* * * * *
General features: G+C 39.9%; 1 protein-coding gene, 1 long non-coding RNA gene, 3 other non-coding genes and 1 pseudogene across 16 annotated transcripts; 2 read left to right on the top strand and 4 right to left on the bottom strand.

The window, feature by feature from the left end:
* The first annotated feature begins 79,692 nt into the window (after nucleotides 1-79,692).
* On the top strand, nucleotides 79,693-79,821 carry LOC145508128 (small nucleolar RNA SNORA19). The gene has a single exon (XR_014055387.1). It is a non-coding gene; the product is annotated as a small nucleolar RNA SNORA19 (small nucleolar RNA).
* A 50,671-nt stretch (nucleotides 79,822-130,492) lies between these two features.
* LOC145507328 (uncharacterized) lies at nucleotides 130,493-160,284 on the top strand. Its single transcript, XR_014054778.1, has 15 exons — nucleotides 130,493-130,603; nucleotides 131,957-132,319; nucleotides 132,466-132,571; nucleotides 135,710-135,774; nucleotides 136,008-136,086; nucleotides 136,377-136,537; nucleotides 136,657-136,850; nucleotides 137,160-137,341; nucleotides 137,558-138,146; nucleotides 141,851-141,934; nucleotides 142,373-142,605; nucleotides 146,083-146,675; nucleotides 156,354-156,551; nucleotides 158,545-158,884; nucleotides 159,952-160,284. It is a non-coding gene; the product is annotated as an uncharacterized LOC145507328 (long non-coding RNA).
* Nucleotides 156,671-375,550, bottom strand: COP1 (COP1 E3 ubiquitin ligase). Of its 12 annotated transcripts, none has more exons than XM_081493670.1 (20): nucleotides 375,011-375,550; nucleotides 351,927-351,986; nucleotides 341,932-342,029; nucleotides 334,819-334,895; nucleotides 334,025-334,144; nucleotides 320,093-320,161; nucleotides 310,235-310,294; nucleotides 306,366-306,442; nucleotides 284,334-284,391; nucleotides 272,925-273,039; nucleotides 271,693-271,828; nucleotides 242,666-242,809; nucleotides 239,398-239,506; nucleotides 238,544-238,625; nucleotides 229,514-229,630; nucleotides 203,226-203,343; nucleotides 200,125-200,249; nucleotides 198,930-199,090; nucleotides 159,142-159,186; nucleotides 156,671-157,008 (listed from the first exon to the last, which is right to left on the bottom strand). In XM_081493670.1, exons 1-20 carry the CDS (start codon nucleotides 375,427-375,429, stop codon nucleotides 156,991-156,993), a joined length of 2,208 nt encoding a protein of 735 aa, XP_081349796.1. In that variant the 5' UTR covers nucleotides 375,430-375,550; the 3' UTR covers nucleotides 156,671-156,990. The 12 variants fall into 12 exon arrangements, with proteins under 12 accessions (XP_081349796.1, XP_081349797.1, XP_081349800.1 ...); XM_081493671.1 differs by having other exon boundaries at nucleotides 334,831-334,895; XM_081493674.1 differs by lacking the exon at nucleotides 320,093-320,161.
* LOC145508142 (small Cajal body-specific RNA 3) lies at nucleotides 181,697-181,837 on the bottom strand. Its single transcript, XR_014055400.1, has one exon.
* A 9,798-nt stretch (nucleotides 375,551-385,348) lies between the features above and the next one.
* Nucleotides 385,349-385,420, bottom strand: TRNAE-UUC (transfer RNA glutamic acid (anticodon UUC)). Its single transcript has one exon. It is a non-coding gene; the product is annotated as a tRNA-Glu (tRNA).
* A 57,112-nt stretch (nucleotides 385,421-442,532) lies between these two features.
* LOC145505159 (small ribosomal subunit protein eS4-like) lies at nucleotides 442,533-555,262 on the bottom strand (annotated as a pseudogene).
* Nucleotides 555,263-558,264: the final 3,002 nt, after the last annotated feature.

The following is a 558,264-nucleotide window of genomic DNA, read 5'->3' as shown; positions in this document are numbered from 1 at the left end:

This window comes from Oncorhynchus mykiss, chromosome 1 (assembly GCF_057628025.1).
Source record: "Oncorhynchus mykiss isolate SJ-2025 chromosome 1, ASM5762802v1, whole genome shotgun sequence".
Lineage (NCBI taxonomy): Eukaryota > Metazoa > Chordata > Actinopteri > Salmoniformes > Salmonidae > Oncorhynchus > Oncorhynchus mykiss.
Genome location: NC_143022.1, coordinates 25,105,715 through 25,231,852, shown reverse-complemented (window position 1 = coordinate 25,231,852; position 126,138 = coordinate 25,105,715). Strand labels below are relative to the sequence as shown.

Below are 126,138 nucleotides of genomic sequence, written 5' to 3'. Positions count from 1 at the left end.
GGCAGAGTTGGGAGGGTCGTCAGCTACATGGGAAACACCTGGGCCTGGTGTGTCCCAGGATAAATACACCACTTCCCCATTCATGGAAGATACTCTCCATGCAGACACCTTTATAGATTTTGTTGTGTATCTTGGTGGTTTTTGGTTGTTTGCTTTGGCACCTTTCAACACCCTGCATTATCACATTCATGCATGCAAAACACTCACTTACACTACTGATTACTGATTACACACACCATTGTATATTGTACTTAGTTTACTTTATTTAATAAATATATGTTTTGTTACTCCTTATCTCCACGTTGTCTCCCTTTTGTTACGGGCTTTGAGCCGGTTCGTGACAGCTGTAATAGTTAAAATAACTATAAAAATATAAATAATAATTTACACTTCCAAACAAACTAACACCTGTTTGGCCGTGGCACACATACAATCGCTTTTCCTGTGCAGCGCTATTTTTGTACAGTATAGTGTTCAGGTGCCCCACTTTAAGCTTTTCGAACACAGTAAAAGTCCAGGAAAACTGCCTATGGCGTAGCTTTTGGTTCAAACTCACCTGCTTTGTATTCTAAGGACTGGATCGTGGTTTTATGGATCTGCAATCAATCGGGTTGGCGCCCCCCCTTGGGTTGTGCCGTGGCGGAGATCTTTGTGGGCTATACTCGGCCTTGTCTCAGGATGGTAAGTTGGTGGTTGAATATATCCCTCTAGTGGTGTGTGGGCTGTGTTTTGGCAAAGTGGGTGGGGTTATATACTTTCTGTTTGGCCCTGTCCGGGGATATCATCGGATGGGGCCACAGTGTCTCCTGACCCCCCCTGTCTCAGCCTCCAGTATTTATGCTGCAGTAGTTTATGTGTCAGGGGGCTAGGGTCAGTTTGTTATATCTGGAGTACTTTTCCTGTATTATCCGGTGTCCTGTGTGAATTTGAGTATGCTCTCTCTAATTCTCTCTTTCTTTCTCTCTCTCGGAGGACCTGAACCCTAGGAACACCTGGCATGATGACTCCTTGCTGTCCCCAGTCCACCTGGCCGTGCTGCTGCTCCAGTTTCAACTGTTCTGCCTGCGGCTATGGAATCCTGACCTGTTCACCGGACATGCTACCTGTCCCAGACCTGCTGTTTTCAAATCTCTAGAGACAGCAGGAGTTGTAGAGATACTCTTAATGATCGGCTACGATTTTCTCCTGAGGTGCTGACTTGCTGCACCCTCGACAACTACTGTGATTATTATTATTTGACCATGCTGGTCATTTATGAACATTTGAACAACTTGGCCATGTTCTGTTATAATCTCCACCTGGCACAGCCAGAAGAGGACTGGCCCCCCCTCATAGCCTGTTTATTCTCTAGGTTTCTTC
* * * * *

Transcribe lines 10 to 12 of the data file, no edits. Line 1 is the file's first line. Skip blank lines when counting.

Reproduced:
* Nucleotides 385,349-385,420, bottom strand: TRNAE-UUC (transfer RNA glutamic acid (anticodon UUC)). Its single transcript has one exon. It is a non-coding gene; the product is annotated as a tRNA-Glu (tRNA).
* A 57,112-nt stretch (nucleotides 385,421-442,532) lies between these two features.
* LOC145505159 (small ribosomal subunit protein eS4-like) lies at nucleotides 442,533-555,262 on the bottom strand (annotated as a pseudogene).